Friday, January 16, 2015

Fact-Checking the Torah -- becoming tahor

We’re talking about tumah and your assignment was to read Leviticus 11, Leviticus 17:15, Numbers 19 and Deuteronomy 14.
We’re at the point where I can discuss how to turn something tameh into something that is tahor.
This only applies to people and utensils.  There is no way to turn tameh animals into tahor animals, or tameh food into tahor food.  Food has to be thrown away.  The animals designated as tameh in Leviticus 11 and Deuteronomy 14 can never be credited as tahor.  I have already suggested why.  See if you can remember, and email me your guess.
When people are tameh, they must undergo a waiting period and then perform a positive act.  That act is immersion in a mikveh, a natural self-renewing body of water of a minimum volume.
When utensils are tameh, they undergo a scouring procedure if they can survive it.  Then they undergo a positive act; things that can survive fire are heated red-hot.  Things that won’t survive fire are immersed in a mikveh.
To us, the scouring procedure is used to clean the item before immersion, and we interpret that as cleansing in our modern sense as rendering the object hygienically clean.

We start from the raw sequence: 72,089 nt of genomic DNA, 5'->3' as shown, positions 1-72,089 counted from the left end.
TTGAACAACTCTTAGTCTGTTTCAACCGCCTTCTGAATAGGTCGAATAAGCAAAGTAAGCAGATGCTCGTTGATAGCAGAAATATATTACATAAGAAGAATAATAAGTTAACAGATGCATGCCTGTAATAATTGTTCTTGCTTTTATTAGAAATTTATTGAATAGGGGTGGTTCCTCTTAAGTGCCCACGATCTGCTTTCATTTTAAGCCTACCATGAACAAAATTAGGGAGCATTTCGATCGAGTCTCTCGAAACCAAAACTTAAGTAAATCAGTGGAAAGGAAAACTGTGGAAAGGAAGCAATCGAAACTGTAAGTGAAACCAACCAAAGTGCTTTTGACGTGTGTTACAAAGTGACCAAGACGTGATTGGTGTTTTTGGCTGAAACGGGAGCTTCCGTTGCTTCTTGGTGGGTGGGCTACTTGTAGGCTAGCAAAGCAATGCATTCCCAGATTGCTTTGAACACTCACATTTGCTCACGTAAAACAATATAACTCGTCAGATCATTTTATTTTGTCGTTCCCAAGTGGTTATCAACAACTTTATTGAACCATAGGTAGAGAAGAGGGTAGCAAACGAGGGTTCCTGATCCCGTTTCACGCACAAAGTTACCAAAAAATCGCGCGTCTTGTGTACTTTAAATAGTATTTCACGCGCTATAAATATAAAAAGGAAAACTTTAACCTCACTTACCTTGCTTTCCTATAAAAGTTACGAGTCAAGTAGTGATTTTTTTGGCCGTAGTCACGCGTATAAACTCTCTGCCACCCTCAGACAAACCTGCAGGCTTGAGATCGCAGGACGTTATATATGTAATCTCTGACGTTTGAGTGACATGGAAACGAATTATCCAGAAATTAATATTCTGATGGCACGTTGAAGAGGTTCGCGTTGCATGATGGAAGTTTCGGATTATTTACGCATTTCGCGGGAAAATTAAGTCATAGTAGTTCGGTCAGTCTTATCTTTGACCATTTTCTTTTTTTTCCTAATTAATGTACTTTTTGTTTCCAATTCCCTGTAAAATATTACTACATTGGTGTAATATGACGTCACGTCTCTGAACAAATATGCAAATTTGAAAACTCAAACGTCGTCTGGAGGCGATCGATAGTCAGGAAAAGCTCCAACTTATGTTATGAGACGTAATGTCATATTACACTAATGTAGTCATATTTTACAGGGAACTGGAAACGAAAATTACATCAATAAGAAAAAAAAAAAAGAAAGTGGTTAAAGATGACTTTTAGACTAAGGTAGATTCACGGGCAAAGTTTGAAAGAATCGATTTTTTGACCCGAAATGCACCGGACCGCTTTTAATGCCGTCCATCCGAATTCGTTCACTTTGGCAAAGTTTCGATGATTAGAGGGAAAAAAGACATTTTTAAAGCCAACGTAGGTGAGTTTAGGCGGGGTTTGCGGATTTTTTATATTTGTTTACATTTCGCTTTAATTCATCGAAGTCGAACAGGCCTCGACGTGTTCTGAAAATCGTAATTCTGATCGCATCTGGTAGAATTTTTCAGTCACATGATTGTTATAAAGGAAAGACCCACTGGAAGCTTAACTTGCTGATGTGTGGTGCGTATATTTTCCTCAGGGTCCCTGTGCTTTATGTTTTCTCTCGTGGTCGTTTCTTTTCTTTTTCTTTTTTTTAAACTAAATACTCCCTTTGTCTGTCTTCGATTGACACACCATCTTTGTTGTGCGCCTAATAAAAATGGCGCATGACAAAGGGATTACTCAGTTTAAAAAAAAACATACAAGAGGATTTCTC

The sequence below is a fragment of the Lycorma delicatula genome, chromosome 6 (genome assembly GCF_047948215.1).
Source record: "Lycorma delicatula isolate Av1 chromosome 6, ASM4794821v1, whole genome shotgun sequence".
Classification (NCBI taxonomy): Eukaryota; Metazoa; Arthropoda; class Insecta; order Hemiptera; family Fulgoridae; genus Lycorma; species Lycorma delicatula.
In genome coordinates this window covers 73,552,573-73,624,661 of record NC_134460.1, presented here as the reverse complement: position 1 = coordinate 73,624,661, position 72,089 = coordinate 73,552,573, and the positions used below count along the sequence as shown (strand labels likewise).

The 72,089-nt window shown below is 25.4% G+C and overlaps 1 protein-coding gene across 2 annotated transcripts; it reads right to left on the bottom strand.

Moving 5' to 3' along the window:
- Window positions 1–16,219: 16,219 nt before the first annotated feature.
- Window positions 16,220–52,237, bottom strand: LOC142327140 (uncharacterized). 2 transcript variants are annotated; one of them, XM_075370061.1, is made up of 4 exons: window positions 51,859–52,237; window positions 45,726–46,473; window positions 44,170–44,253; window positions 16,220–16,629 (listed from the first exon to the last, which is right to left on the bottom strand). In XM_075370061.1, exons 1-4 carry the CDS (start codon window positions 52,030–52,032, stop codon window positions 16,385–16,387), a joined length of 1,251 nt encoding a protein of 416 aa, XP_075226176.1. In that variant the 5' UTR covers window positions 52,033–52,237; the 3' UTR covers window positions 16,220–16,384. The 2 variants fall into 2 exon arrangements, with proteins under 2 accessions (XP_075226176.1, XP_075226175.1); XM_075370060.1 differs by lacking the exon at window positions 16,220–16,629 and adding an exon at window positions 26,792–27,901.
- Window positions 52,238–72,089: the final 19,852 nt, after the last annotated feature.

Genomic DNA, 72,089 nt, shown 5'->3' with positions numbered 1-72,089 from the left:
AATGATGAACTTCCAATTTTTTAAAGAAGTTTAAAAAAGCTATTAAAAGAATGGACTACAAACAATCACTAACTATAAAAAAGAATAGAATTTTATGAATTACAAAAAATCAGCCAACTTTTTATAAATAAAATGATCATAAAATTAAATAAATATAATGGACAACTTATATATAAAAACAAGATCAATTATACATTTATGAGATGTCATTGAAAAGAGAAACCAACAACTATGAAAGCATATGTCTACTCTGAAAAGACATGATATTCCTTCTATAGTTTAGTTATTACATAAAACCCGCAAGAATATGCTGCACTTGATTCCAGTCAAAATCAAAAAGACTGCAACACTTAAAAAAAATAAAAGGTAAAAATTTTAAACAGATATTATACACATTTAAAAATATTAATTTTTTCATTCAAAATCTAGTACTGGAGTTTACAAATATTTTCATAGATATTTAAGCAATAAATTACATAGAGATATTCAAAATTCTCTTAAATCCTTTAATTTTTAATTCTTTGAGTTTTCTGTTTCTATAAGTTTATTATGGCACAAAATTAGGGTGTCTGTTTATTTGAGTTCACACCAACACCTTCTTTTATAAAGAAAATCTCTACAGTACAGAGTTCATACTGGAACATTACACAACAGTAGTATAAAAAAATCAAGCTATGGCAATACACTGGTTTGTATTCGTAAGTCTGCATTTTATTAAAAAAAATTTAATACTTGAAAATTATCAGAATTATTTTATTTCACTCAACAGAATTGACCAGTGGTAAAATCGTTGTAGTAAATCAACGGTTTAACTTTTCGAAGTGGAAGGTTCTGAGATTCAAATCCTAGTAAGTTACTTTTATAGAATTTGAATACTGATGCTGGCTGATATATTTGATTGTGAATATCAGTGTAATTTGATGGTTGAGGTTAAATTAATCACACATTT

That’s not true.  The scouring procedure removes whatever would get between the person and the water, the utensil and the fire or water.  Then the immersion is the positive act that renders the person or utensil tahor.
This is similar to the Red Heifer procedure.  When somebody on a battlefield comes in contact with a corpse, that person undergoes a waiting period and then is sprinkled with water containing the ashes of a red heifer.  See Numbers 19.  A single heifer that meets the specifications cannot provide enough of this water to completely immerse an entire army, let alone have water left for the next time.  The commandment is simply to sprinkle some of the water on the affected people.  It is a positive act to mark the end of the period of tumah, a closure ritual.
The same thing for immersion in the mikveh; it is a closure ritual.  At that point the person or utensil is no longer considered as excluded from its ordinary usage.  And it should be obvious now why food has to be thrown away; it would not survive the fire and it is not amenable to scouring, so it cannot be prepared for immersion in the mikveh.  The same is true for the tameh animals although there is another reason why they can never be tahor. 
All of this is connected to what I said before on another topic.  And there’s a contrary illustration on a topic I haven’t discussed yet.  For that, read Leviticus 5 thoroughly, and also Numbers 5:5-7 and 14:12.

© Patricia Jo Heil, 2013-2018 All Rights  Reserved

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